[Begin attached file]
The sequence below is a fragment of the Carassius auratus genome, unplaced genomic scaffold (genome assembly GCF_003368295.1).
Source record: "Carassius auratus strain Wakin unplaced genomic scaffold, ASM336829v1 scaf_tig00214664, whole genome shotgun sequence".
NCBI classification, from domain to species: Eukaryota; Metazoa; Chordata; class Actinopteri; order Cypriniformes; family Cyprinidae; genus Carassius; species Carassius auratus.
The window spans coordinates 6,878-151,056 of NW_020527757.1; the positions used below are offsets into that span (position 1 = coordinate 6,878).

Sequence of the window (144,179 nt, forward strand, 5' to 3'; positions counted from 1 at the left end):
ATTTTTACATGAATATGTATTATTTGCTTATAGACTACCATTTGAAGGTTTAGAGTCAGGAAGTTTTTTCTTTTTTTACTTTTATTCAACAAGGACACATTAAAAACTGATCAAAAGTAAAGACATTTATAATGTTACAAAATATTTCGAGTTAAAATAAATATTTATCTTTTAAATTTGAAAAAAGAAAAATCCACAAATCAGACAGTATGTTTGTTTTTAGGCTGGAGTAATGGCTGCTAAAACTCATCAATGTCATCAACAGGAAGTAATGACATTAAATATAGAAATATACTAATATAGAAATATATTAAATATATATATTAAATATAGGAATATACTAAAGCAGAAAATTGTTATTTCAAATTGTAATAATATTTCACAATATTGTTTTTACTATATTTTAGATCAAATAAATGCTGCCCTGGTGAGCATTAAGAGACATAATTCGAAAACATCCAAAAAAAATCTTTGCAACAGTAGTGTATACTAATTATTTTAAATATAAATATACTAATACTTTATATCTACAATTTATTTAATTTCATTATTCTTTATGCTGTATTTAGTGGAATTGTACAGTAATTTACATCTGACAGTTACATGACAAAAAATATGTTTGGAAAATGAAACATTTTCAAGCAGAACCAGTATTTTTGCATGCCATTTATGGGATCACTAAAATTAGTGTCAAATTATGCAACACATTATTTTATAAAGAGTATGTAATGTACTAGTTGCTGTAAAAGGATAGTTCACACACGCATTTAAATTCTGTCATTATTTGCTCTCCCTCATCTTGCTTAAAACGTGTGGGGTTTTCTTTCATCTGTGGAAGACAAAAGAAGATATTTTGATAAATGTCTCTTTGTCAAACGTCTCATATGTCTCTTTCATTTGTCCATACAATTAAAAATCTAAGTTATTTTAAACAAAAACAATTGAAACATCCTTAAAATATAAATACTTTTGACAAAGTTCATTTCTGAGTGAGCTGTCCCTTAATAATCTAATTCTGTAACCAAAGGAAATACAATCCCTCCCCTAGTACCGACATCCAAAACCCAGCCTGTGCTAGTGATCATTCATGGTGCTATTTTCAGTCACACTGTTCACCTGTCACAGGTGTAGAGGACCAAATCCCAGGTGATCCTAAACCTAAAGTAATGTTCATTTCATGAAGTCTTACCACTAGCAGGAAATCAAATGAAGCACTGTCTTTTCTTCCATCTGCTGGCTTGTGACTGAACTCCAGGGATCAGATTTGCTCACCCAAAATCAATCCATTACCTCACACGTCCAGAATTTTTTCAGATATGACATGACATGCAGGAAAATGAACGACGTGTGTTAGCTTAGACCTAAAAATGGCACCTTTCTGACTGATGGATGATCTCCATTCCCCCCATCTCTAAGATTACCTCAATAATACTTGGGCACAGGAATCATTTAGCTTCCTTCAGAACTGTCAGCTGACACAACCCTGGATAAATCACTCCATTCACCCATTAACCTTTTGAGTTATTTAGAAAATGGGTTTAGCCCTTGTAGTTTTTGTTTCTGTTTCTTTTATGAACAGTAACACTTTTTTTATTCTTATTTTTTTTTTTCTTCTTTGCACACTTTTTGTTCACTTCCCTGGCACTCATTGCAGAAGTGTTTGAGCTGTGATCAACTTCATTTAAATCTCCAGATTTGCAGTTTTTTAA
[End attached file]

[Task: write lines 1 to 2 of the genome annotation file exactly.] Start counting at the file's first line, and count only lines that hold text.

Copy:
The sequence below is a fragment of the Carassius auratus genome, unplaced genomic scaffold (genome assembly GCF_003368295.1).
Source record: "Carassius auratus strain Wakin unplaced genomic scaffold, ASM336829v1 scaf_tig00214664, whole genome shotgun sequence".